*This article was written based on personal experience with B 12 deficiency*
The Importance of Vitamin B12
Vitamin B12, or Cobalamin, dissolves in the body and enters the bloodstream where is it carried around the body. B12 is not produced naturally by the human body but is an essential vitamin for our health. Vitamin B12 is important for the production and health of red blood cells. Red blood cells carry oxygen from the heart to sustain all the muscles and tissues in our body. After they have been depleted of oxygen the red blood cells carry carbon dioxide, a poisonous gas that our bodies need to get rid of, to the lungs where it is exhaled safely out of the body.
Why is Vitamin B12 Deficiency Serious?
Without adequate Vitamin B12, the red blood cell levels drop and anemia results. Anemia is the deficiency of red blood cells. The symptoms of anemia are:
- Weakness, fatigue, lightheadedness
- Mental problems such as memory loss or depression
- Shortness of breath, heart palpitations
- Constipation, diarrhea, gas
- Nerve problems, difficulty walking, muscle weakness or tingling
- Vision loss
- Pale skin
Ultimately if left untreated anemia can result in heart failure. This is extreme and can only happen if all the symptoms are ignored for a considerable period of time. The reason this occurs is because the body needs oxygen to function. As the number of blood cells decreases, the heart has to pump harder and faster to get the remaining red blood cells circulating throughout the body. This puts added strain on the heart and it cannot maintain that ever-increasing burden.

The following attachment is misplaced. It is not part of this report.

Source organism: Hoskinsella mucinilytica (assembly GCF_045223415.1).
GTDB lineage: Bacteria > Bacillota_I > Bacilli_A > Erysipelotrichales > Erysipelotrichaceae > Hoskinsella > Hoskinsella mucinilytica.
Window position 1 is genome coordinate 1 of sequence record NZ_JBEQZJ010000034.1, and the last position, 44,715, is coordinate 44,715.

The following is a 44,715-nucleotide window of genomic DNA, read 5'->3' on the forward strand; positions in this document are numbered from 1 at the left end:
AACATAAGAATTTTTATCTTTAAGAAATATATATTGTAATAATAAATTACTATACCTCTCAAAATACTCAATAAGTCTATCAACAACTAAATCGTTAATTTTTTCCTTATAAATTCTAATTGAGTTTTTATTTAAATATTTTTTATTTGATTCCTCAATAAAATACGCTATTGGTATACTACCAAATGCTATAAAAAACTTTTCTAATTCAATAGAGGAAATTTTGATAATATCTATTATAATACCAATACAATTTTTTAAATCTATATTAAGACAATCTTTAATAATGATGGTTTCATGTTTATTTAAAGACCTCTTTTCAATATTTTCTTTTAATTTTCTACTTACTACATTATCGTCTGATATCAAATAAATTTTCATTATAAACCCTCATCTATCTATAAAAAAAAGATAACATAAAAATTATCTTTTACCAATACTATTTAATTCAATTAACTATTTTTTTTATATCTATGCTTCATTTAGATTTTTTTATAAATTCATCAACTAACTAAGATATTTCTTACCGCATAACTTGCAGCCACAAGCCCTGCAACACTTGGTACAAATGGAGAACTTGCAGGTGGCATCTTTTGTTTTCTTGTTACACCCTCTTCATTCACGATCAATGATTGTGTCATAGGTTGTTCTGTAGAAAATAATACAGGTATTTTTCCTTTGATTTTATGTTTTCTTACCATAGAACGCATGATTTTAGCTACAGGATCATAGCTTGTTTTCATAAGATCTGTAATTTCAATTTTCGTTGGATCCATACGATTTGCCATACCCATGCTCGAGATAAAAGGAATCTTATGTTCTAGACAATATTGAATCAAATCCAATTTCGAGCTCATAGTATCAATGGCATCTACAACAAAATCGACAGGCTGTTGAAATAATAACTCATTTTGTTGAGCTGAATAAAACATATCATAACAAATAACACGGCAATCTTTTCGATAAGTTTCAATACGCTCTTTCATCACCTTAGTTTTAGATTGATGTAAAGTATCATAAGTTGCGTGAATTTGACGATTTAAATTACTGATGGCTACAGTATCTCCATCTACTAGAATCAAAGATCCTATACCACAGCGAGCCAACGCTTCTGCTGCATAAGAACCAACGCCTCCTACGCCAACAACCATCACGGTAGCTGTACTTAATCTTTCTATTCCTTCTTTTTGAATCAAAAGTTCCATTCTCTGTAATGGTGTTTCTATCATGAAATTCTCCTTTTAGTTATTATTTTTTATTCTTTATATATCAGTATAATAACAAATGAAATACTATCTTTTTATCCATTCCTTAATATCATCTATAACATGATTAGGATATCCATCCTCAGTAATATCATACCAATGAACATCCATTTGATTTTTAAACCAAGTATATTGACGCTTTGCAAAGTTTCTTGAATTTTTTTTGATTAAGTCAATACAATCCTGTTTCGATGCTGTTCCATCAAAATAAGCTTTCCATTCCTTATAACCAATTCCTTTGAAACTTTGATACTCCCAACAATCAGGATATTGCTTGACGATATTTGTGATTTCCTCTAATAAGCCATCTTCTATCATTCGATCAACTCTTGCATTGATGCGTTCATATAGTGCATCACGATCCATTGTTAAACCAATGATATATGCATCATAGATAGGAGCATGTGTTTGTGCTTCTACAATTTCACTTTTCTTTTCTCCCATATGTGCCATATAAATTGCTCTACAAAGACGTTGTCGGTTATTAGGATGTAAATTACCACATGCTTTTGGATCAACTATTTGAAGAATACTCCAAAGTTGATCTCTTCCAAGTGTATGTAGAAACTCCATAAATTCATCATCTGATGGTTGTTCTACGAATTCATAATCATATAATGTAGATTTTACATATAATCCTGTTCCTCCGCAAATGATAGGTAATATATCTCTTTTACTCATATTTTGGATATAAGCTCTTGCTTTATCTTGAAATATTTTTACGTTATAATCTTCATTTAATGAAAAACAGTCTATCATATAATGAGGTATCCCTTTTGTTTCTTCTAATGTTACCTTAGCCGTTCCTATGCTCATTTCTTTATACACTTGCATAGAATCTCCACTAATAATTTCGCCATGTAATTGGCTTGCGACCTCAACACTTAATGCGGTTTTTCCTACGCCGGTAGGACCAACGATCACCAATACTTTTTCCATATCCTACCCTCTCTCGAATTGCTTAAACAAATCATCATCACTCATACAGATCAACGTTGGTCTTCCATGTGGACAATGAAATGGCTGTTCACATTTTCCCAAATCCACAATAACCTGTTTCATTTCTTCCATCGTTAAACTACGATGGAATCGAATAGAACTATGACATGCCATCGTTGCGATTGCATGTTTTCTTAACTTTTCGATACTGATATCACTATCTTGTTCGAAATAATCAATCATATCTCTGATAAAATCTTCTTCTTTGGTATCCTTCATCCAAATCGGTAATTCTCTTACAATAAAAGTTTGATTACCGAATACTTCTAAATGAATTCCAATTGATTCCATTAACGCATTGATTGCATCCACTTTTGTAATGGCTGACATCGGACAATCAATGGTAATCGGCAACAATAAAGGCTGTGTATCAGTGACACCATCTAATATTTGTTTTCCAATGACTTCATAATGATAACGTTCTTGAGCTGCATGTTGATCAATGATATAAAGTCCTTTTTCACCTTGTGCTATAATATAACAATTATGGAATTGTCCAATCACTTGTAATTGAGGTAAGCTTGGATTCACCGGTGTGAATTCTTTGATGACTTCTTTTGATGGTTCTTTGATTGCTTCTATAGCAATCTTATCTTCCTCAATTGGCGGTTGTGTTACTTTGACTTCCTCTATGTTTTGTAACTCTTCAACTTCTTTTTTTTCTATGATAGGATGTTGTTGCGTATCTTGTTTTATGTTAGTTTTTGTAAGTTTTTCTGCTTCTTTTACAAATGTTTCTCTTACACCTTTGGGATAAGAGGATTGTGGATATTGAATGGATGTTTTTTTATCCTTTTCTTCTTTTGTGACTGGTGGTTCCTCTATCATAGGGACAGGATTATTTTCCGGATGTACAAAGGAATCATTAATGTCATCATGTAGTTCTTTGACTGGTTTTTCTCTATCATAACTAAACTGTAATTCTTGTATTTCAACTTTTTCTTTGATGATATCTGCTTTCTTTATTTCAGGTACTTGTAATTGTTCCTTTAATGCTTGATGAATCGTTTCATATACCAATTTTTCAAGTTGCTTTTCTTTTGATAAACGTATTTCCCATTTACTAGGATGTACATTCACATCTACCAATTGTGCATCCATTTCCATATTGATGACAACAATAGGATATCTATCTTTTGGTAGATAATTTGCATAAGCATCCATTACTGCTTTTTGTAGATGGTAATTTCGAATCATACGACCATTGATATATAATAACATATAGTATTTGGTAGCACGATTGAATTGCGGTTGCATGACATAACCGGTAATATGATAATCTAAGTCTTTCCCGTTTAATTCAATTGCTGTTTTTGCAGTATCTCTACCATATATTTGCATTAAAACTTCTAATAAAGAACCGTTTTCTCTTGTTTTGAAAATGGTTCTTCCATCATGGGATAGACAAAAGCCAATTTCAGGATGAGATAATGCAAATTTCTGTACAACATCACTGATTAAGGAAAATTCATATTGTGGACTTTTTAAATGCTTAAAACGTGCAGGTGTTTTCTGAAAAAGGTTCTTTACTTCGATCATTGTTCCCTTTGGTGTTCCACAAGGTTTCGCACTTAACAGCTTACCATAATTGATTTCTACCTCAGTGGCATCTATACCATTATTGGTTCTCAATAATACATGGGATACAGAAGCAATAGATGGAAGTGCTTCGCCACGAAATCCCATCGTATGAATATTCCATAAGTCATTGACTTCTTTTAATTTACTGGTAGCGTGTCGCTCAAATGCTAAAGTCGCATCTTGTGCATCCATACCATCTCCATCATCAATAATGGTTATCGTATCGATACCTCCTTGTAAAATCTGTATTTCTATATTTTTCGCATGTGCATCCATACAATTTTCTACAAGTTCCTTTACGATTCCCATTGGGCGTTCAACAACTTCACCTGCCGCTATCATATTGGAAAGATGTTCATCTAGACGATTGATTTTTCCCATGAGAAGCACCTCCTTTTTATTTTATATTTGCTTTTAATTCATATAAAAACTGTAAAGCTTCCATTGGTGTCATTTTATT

Who is at Risk for Vitamin B12 Deficiency?
In the American and European culture, those must at risk are actually vegans and vegetarians. This is because the primary source of Vitamin B12 is from the consumption of meat and dairy products. Vitamin B12 is actually produced by a bacteria. This bacteria isn’t present in sufficient quantities in humans because of the way we eat and the fact that we cook and clean our food before eating it. Animals don’t have that problem and so people who eat meat, eggs and milk products generally get plenty of B12. It’s rather unpleasant to think about, but it’s the truth.
There are also a number of medical conditions that put people at higher risk for the deficiency:
- People with atrophic gastritis
- Surgery that involved removing part of your stomach or small intestine
- Conditions affecting the small intestine, such as Crohn’s disease, celiac disease, or parasites
- Those who drink high levels of alcohol
- Those who take metformin
All these people are at risk because something is making it harder for B12 to be absorbed into the body. The small intestine is where most of the B12 is absorbed into the body. If there is a problem with the small intestine, even if enough B12 is being consumed, there could still be a deficiency. Same thing with stomach problems, the stomach produces the acid that breaks down what we consume. If the meat is not broken down sufficiently by the acid, the B12 will not be absorbed as it passes through the body. The drug metformin has also been linked to a reduction in B12 absorption.
How to Treat a Vitamin B12 Deficiency?
Fortunately, it is not difficult to treat a deficiency. If it’s simply not eating enough meat or dairy products then increasing the consumption will likely provide sufficient Vitamin B12. If that is not an option, or there are other factors, Vitamin B12 can be injected directly into the bloodstream or can be taken orally through prescribed high dosage or supplement pills based on the individual’s need.
Do you struggle with B 12 deficiency? Tell us how you cope with it.
Video credit: NatureisBeautiful2017 | Youtube